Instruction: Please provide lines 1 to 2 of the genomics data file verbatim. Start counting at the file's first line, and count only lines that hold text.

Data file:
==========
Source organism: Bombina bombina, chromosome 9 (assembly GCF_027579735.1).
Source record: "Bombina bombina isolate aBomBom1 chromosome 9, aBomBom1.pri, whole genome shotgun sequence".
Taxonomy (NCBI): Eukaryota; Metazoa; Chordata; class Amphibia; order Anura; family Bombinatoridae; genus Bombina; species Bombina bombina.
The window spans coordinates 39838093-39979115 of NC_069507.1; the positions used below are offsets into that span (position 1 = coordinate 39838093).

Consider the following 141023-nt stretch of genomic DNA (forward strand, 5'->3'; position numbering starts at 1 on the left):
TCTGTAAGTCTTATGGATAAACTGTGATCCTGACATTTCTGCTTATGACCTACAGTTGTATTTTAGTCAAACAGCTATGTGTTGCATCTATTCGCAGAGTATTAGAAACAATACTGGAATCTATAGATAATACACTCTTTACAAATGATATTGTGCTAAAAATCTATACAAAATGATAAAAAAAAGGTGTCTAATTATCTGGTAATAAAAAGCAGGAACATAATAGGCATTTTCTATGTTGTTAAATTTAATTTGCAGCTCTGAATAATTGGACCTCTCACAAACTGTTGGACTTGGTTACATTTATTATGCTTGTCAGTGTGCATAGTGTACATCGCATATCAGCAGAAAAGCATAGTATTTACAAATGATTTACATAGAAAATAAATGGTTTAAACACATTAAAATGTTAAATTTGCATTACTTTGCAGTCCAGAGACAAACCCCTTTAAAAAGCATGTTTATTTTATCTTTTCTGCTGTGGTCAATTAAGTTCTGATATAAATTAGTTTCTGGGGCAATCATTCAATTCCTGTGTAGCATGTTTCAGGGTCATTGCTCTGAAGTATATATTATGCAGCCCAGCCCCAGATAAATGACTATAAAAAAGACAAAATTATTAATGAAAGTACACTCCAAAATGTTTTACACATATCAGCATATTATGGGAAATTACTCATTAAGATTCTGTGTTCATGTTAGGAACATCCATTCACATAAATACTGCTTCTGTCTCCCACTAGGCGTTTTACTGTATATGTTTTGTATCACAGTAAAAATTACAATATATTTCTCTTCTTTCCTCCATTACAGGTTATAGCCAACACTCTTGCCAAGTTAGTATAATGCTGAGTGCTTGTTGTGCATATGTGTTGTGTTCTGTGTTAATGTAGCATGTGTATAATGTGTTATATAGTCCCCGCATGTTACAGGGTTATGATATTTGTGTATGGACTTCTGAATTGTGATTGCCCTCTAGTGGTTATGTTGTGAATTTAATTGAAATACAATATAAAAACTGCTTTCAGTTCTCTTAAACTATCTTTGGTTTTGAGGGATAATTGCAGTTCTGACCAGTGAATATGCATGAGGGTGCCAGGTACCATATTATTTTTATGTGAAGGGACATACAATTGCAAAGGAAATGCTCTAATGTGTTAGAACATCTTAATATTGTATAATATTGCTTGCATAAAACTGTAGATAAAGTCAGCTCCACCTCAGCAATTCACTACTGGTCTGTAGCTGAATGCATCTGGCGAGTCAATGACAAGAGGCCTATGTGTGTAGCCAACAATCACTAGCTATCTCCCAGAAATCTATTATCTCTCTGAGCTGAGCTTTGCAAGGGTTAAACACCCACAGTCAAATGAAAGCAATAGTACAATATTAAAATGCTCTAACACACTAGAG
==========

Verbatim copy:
Source organism: Bombina bombina, chromosome 9 (assembly GCF_027579735.1).
Source record: "Bombina bombina isolate aBomBom1 chromosome 9, aBomBom1.pri, whole genome shotgun sequence".